China is exploring a merger between two of the nation’s three wireless carriers, according to people familiar with the matter, as the nation seeks to speed up the development of 5G and gain an advantage over the U.S. in the race to dominate the mobile technology.
The country’s top leaders are reviewing a proposal to combine China United Network Communications Group Co. and China Telecommunications Corp. but no decision’s been made and a merger may not happen, said the people, who asked not to be identified discussing a private matter.
China Mobile has a dominant share of mobile phone users.
Source: Bloomberg Intelligence
At stake is the ability to shape and control 5G, the high-speed wireless technology billed as the key to revolutionizing how we use everything from home appliances to cars. Concerns that China could get the upper hand led to U.S. President Donald Trump to block Broadcom Inc.’s bid to buy chipmaker Qualcomm Inc., in what would have been the biggest-ever acquisition in the technology industry.
"5G success is one of the most important goals to China and the merger is the perfect solution to what China wants to achieve," said Edison Lee, an analyst at Jefferies Hong Kong Ltd., who’s been flagging the possibility of a merger between the two companies since July and as recently as last month. "As we head into another step up in the U.S.-China trade war, we believe the State Council would be more eager to think fresh and more radically about how to accelerate 5G rollout."
The Hong Kong-listed vehicles of the two state-run companies, both of which trail China Mobile Ltd. in scale, surged on Tuesday. China Unicom (Hong Kong) Ltd. climbed 5.9 percent, the biggest gain since November 2016, while China Telecom Corp. rose 4 percent to the highest close since Jan. 29. Their combined market value increased to more than $77 billion.
Chinese media has speculated on a possible merger, though executives at Unicom and China Telecom have played those down as recently as last month at their earnings briefings. On Tuesday, Unicom said it isn’t aware of a merger. China Telecom didn’t respond to a request for comment. The State-owned Assets Supervision and Administration Commission, which oversees China’s state-owned enterprises, and the Ministry of Industry and Information Technology didn’t reply to queries.
The combination of Unicom and China Telecom would create a carrier with more than 590 million mobile-phone subscribers, a number that would be second only to China Mobile among wireless operators worldwide. The proposal being reviewed argues that a merger could speed up the government’s ability to push through its 5G ambitions because a combined company could make the necessary investments more easily than separately, the people said.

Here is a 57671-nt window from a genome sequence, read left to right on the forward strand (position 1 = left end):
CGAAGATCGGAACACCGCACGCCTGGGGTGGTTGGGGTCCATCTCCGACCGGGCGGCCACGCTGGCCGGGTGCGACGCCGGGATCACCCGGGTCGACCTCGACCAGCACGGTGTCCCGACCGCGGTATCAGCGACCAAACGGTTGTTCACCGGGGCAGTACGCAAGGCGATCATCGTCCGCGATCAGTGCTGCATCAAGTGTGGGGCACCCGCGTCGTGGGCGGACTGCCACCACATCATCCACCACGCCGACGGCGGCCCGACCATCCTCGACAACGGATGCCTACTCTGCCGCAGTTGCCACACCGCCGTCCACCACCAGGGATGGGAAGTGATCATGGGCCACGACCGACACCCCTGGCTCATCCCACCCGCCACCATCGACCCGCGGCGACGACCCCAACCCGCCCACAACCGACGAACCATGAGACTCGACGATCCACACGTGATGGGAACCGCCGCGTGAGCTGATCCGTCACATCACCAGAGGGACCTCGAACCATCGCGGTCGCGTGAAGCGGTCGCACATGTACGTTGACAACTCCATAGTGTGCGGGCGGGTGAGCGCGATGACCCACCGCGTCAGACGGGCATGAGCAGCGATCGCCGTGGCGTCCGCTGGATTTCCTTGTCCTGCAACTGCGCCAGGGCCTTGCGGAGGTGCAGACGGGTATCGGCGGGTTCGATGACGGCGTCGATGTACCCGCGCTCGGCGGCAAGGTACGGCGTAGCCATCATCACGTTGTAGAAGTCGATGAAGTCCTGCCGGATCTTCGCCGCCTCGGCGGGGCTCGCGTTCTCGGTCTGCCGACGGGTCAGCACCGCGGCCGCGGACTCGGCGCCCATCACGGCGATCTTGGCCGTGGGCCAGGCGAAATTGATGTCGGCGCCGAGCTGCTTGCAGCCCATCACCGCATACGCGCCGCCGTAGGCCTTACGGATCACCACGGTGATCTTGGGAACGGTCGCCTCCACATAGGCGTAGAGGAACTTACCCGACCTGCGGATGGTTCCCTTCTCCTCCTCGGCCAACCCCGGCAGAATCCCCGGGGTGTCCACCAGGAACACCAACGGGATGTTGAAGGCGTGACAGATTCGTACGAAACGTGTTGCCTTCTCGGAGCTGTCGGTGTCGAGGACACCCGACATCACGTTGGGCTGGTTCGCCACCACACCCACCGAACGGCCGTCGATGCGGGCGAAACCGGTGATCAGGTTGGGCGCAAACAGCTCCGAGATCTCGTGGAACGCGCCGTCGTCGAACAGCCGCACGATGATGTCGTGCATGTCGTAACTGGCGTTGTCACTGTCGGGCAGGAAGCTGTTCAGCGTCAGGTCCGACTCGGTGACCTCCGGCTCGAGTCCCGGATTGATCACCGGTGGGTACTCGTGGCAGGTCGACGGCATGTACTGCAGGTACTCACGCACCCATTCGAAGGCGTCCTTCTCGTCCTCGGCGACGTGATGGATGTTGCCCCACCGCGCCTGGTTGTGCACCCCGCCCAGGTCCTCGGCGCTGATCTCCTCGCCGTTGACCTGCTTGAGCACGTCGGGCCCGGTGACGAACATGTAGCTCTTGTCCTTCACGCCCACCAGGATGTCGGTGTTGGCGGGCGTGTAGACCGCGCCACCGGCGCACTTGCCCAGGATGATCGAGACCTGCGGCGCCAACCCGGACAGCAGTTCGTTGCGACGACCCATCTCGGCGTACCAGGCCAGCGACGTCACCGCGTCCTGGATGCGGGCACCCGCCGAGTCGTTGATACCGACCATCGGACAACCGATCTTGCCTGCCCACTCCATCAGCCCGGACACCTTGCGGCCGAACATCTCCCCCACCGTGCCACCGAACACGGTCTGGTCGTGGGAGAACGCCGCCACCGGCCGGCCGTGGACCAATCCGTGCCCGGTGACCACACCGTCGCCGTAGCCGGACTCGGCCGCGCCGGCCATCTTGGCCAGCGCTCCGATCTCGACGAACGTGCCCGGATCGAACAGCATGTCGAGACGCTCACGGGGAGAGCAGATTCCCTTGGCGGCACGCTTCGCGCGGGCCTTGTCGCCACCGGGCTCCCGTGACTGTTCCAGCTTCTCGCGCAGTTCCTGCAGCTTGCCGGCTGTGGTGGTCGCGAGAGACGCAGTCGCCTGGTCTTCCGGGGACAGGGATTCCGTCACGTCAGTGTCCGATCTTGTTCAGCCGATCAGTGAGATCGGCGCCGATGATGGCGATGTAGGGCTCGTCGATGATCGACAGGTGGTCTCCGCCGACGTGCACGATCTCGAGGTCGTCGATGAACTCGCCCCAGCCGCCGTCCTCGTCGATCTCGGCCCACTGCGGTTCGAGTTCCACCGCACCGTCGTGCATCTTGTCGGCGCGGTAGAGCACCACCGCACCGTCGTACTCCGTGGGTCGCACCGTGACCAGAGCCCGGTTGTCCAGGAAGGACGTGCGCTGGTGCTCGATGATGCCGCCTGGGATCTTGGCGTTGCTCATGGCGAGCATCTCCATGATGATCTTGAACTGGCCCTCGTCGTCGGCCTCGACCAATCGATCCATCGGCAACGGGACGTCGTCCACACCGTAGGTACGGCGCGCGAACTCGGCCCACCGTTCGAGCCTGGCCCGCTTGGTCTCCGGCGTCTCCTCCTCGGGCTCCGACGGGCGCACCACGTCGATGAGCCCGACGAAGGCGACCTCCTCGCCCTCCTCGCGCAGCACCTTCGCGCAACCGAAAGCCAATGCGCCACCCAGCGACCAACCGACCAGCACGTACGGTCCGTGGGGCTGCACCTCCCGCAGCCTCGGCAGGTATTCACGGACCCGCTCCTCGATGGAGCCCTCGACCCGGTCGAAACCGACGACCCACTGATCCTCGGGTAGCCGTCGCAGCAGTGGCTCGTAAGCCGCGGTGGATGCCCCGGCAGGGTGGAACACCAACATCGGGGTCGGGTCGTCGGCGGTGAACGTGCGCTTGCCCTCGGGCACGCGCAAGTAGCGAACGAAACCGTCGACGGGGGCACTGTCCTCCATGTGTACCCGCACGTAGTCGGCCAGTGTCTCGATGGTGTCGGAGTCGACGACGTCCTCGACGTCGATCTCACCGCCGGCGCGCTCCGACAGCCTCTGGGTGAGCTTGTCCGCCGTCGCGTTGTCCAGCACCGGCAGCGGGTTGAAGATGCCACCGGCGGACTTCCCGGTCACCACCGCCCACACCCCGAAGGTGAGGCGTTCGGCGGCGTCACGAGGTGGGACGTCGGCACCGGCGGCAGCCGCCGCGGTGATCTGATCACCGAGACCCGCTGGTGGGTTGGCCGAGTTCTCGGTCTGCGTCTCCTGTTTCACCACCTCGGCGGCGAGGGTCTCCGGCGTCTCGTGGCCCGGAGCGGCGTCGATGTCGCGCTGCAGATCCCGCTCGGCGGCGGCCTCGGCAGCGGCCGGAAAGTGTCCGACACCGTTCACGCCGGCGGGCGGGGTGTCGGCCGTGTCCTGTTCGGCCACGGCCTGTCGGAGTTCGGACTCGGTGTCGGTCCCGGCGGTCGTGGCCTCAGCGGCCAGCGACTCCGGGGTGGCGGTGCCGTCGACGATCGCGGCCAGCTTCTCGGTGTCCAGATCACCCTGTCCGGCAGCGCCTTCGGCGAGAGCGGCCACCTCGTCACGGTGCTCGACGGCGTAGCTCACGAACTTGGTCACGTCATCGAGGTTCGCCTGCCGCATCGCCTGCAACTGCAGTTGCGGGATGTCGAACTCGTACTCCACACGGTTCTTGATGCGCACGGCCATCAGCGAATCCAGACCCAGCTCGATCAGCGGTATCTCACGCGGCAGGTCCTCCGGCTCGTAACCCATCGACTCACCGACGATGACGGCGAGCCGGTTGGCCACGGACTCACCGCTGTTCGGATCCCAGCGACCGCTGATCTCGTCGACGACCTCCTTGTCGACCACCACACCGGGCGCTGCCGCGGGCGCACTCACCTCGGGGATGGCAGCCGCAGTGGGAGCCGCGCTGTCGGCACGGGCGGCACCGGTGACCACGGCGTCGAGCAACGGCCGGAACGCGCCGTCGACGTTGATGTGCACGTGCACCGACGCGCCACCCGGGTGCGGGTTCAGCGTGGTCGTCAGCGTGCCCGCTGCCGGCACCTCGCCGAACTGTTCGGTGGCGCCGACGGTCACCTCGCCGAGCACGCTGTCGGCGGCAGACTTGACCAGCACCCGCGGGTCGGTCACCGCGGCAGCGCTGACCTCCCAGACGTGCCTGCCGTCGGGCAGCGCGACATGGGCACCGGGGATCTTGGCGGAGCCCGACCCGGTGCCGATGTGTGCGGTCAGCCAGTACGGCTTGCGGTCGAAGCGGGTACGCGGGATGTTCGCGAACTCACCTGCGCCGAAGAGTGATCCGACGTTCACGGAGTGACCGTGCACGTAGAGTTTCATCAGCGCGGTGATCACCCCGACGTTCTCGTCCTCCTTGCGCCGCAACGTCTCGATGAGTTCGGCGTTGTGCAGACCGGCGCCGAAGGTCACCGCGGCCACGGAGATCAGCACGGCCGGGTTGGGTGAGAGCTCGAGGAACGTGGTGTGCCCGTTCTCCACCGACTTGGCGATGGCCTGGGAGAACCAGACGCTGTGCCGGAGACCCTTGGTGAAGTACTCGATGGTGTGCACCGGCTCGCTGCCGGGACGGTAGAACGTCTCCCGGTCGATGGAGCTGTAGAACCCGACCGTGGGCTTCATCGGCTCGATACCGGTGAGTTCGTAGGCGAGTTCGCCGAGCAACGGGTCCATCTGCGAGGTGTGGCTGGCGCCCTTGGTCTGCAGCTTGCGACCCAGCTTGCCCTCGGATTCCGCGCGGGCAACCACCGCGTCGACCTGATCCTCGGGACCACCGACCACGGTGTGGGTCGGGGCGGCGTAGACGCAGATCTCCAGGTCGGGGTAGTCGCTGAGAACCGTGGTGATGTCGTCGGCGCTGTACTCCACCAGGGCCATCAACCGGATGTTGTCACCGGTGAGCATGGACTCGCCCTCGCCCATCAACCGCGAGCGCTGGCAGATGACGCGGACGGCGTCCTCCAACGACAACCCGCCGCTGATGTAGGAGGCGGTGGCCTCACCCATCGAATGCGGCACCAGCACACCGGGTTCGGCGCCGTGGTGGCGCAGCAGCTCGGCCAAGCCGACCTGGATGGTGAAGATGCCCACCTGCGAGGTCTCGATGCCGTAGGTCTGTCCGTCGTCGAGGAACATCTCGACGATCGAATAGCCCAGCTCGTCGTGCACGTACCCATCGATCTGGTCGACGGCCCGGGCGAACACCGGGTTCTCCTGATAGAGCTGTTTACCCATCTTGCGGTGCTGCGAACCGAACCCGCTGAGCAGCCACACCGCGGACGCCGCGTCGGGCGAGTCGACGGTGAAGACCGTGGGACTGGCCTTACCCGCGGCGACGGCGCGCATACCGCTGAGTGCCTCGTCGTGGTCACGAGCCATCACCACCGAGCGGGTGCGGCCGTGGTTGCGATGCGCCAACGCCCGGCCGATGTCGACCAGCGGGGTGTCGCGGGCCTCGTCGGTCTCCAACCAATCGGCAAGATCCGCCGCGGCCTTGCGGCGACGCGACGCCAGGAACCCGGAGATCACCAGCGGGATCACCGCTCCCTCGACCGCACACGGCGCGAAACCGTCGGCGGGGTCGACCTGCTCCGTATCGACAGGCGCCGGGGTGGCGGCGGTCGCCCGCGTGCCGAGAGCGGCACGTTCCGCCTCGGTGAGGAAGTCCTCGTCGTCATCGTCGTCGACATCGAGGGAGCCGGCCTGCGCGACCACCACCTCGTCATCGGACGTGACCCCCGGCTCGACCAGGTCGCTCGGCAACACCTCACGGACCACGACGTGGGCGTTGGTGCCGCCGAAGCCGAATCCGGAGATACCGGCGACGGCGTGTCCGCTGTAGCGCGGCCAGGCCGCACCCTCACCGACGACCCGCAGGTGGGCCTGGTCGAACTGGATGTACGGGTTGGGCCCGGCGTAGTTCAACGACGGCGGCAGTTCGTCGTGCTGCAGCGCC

The Chinese government has been considering the merger of the two carriers for years but escalating tensions with the U.S. have raised the urgency of the matter, the people said. For example, the U.S.’s recent temporary export ban on ZTE Corp., which nearly crippled the company because of its reliance on American technology, helped give China reason to make 5G development a higher priority, the proposal argues, according to the people.
A merger would also signal that the Chinese government would be willing to sacrifice the benefits of local competition over the speed of 5G adoption by reducing its number of phone operators to two. Most markets worldwide have three to four carriers.
China’s had its share of setbacks during its campaign. Huawei Technologies Co., the world’s largest maker of equipment for phone networks, and ZTE were banned last month from selling their gear to a U.S. ally, Australia, which cited security concern. Huawei and ZTE, which aren’t able to sell their network gear to U.S. carriers as well, have disputed they represent any such risk.
In its opposition of the Broadcom-Qualcomm deal, the U.S. argued that the acquisition would likely cut Qualcomm’s spending on research and development, indirectly giving Huawei a greater advantage in the race to develop 5G wireless standards and equipment.
The deal would have left "an opening for China to expand its influence on the 5G standard-setting process," the Committee on Foreign Investment in the United States, or CFIUS, wrote in a letter dated March 5. Because of the "well-known U.S. national security concerns about Huawei and other Chinese telecommunications companies, a shift to Chinese dominance would have substantial negative national security consequences,” it said.
Not everyone is cheering a potential merger. "We don’t see any rationale for a merger of the two," Steven Liu, an analyst at China Securities International in Hong Kong, wrote in a note on Tuesday. "Instead, we believe a merger of the two could disorder the industry’s competitive landscape and restore monopoly and inefficiency."
Communications technology is part of President Xi Jinping’s "Made in China 2025" program to make the country a leader in a range of high-tech industries. China holds a narrow lead over the U.S. and South Korea in 5G readiness, thanks to proactive government policies and industry momentum, according to a report by research firm Analysys Mason.
Beyond geopolitics, a merger between Unicom and China Telecom would form a more formidable challenger to China Mobile, which boasts more than 900 million subscribers, in the world’s biggest mobile-phone market. It may also raise concerns at recently listed China Tower Corp., whose business model makes the company benefit from more carriers, not fewer. China Tower shares fell by a record 6.8 percent.